Day off filled with fun, friends

Jalon Dowell
Sophie Effron, business administration junior, played ultimate frisbee with friends at Labor Day at the Lake Monday afternoon.

Running quickly in the September grass, Sophie Effron caught the black frisbee. Shifting her feet, Effron’s suntanned skin glowed in the midday sun as she searched for a person to pass to.

The business administration junior laughed as her friends bumped and pushed each other, trying to block Effron’s line of view.

The group of friends, just moments before swimming in the lake, quickly dried their skin in the 80-degree weather.  

A thud of a bag on a Cornhole board, the splash of a perfect landing in the water, and cheers of encouragement for a fearful trapeze swinger were the sounds that played as the background music for the Labor Day celebrations.

Effron and her friends were just a few of the hundreds of students who attended Labor Day at the Lake, a free event hosted by the Recreation, Fitness and Wellness Center on Kramer’s Lake Monday afternoon.  

This year marks the 17th Labor Day students have invaded the sandy waters.

Kramer’s Lake is located on the grounds of New Beginnings Lakeside Church, only three miles from campus. The lake provides students with slides, paddle boats, beach volleyball and a trapeze. The church staff partners with the RFWC to provide students with a free meal.

Jalon Dowell
A variety of water games and activities were available to students at Kramer’s Lake Monday afternoon. Gabi Baker, public relations and advertising junior said she played all the water games except go off the trapeze. “I won’t go on the trapeze,” Baker said. “It looks too scary.

“This is my first time at the event,” Effron said. “Last year I didn’t hear about it. I wasn’t involved enough on campus.”

Effron said this year she has gotten more involved.

“I went to Holiday World with the International Club,” Effron said. “It was my first ever university-hosted event. Getting involved has made such a difference. I know what is going on around campus for the first time.”  

Effron said getting involved has created unexpected friendships.

Jalon Dowell
Students blasted music from a single speaker as they played game after game of Cornhole at Labor Day at the Lake Monday afternoon. Students enjoyed a variety of other games such as beach volleyball and soccer.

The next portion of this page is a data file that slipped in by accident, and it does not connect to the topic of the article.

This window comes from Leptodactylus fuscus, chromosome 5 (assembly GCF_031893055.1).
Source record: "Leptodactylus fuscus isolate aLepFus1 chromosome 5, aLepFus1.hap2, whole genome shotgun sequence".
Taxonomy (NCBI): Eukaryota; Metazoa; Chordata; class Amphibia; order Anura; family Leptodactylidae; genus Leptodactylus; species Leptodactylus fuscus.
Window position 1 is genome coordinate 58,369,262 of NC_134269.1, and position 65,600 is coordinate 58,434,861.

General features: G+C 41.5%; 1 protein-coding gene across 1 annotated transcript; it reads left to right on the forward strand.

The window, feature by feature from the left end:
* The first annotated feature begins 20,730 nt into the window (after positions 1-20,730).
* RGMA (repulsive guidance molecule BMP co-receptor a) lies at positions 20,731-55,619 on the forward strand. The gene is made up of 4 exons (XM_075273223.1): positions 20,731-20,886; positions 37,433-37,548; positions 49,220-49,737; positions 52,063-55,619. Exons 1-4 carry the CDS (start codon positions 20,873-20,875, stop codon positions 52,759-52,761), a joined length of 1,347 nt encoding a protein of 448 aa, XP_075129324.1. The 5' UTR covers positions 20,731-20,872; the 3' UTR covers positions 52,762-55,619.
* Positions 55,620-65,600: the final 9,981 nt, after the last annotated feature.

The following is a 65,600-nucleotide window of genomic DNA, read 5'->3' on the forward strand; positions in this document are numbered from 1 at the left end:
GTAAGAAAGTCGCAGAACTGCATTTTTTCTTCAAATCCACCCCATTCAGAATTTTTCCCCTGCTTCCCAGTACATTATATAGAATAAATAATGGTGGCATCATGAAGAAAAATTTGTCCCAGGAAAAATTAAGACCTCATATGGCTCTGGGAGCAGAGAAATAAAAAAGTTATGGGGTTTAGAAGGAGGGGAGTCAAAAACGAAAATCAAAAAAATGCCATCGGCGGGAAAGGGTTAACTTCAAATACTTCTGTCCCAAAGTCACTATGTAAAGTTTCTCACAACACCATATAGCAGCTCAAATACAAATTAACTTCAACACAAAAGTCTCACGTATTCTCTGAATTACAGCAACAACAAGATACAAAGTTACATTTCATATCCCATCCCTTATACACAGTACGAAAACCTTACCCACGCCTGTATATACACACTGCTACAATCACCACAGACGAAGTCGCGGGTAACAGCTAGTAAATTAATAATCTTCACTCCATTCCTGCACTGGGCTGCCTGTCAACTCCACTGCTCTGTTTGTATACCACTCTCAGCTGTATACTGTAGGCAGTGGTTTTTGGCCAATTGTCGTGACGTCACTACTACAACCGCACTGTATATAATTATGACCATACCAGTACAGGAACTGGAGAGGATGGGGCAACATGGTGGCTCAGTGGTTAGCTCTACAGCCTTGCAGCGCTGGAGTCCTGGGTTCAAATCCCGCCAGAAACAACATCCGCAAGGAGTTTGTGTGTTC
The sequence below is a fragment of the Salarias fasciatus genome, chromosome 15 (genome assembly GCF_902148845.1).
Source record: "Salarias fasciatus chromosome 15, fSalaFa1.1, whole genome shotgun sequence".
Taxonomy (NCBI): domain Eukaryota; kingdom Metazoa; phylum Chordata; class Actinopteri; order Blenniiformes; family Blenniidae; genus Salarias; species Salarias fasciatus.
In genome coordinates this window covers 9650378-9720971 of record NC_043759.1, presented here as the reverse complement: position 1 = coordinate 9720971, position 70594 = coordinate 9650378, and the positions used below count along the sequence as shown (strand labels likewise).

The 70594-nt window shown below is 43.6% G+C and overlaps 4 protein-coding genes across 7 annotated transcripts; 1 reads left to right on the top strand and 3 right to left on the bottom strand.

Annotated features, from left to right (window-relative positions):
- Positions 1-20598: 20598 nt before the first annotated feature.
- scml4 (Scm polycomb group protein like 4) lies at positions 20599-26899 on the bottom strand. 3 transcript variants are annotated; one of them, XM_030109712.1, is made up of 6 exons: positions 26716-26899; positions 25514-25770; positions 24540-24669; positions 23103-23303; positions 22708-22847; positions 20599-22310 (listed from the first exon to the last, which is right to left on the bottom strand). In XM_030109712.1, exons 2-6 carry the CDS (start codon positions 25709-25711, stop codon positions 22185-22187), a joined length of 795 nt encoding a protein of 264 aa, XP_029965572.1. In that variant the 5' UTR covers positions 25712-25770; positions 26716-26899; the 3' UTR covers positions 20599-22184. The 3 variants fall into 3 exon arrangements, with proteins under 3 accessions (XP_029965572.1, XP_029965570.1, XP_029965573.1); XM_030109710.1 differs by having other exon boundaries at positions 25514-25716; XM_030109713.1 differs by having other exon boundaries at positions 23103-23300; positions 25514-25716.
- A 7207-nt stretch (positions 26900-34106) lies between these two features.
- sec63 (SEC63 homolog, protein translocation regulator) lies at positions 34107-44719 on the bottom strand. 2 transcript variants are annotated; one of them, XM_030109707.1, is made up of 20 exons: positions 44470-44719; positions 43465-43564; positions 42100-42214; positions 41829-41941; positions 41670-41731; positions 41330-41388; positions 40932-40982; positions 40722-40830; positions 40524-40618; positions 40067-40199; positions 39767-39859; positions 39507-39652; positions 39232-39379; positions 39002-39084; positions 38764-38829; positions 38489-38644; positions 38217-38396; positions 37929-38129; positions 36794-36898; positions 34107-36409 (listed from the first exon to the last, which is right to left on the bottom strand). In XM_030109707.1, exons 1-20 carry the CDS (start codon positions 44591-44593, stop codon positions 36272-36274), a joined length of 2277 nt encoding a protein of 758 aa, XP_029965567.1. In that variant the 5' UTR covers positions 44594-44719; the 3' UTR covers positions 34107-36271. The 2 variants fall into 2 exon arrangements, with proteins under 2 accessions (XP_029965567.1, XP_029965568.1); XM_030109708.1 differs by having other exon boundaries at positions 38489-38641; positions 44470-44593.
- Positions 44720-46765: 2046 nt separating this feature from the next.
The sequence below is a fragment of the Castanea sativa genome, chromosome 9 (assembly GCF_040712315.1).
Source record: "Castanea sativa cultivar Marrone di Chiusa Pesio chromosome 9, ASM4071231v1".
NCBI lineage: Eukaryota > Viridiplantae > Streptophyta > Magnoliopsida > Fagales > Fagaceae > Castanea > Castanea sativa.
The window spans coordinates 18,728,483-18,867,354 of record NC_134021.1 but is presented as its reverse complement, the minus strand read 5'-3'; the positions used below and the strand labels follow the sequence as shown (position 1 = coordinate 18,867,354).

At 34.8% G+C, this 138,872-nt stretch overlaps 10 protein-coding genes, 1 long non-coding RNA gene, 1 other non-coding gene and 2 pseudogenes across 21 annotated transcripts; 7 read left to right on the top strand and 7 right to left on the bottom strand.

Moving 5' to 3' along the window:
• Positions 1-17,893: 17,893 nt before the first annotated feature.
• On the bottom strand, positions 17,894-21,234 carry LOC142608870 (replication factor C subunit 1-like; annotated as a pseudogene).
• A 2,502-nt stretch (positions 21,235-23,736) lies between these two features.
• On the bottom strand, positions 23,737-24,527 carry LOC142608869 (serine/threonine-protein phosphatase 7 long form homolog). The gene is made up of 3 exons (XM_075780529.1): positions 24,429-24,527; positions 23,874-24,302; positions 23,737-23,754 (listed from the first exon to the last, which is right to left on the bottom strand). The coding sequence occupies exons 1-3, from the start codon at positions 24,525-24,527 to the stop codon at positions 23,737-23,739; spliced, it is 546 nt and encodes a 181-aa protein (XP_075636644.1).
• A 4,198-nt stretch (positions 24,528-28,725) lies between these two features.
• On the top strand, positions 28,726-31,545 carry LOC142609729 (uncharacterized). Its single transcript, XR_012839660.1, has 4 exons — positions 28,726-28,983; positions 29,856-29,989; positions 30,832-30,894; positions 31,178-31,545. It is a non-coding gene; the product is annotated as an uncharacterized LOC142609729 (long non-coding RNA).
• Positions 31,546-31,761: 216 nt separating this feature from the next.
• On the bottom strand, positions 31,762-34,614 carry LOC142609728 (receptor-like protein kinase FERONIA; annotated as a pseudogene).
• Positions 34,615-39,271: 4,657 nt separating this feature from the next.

“I joined the International Club and really just clicked with the people there,” Effron said. “I appreciate their cultural differences and listening to the interesting stories about their culture and customs. Most of my friends in International Club love to play soccer. I go and play with them, or I just watch from the sidelines.”

Effron said Labor Day at the Lake is just one of the perks of becoming more plugged into the social life of campus.

“I decided to come here with my friends and just play some ultimate (frisbee),” Effron said. “I used to play with my homeschool group but it has been a while since I have played. It feels nice to throw around with friends again.”

Gabi Baker said she did not expect the turnout. The public relations and advertising junior said she expected the event to be popular, but not as popular as it was.

“There are so many people here,” Baker said. “Sometimes I forget these many people go to USI.”

Baker said she enjoyed all of the activities.

“I have gone on a few of the waterslides, and water games,” Baker said. “I won’t go on the trapeze; it looks too scary.”

Mark Gregory, a senior RFWC assistant, said this is his first time helping with Labor Day at the Lake.

“We started planning for this event about a month ago,” Gregory said. “It doesn’t take much though. A little planning, a little time, and students. I have been making food all day: rolling out meat and passing out ice-cream.”

Gregory said the event is fully funded by students’ activity fees.

“We know students don’t have money,” Gregory said. “This is just a nice event for students to come and enjoy Labor Day celebrations for free. They get free food, free fun and free t-shirts. It’s a great opportunity and I am glad they take advantage of it.”